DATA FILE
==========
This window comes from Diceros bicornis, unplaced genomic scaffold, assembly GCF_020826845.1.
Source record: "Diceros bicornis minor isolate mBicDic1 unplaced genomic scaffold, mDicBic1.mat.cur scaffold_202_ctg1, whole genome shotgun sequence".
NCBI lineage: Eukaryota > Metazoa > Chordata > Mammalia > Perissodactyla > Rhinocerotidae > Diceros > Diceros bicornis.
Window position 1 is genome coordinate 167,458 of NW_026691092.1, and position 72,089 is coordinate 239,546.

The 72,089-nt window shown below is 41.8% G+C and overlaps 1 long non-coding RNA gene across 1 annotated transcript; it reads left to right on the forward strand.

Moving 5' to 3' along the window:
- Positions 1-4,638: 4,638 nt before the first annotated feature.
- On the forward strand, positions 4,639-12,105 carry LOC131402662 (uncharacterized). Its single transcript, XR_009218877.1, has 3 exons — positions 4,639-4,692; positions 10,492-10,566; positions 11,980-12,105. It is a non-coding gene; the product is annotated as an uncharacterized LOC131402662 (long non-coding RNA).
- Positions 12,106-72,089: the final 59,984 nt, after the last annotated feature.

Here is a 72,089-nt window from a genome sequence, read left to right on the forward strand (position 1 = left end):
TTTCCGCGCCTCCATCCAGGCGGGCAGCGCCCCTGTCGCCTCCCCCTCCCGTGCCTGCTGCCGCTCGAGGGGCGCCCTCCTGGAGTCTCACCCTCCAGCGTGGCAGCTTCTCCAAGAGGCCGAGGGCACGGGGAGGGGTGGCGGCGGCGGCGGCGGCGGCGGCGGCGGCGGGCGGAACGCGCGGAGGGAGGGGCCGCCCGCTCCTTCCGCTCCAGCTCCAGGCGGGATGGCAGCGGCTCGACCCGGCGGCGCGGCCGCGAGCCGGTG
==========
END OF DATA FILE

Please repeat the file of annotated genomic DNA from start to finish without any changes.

This window comes from Diceros bicornis, unplaced genomic scaffold, assembly GCF_020826845.1.
Source record: "Diceros bicornis minor isolate mBicDic1 unplaced genomic scaffold, mDicBic1.mat.cur scaffold_202_ctg1, whole genome shotgun sequence".
NCBI lineage: Eukaryota > Metazoa > Chordata > Mammalia > Perissodactyla > Rhinocerotidae > Diceros > Diceros bicornis.
Window position 1 is genome coordinate 167,458 of NW_026691092.1, and position 72,089 is coordinate 239,546.

The 72,089-nt window shown below is 41.8% G+C and overlaps 1 long non-coding RNA gene across 1 annotated transcript; it reads left to right on the forward strand.

Moving 5' to 3' along the window:
- Positions 1-4,638: 4,638 nt before the first annotated feature.
- On the forward strand, positions 4,639-12,105 carry LOC131402662 (uncharacterized). Its single transcript, XR_009218877.1, has 3 exons — positions 4,639-4,692; positions 10,492-10,566; positions 11,980-12,105. It is a non-coding gene; the product is annotated as an uncharacterized LOC131402662 (long non-coding RNA).
- Positions 12,106-72,089: the final 59,984 nt, after the last annotated feature.

Here is a 72,089-nt window from a genome sequence, read left to right on the forward strand (position 1 = left end):
TTTCCGCGCCTCCATCCAGGCGGGCAGCGCCCCTGTCGCCTCCCCCTCCCGTGCCTGCTGCCGCTCGAGGGGCGCCCTCCTGGAGTCTCACCCTCCAGCGTGGCAGCTTCTCCAAGAGGCCGAGGGCACGGGGAGGGGTGGCGGCGGCGGCGGCGGCGGCGGCGGCGGCGGGCGGAACGCGCGGAGGGAGGGGCCGCCCGCTCCTTCCGCTCCAGCTCCAGGCGGGATGGCAGCGGCTCGACCCGGCGGCGCGGCCGCGAGCCGGTG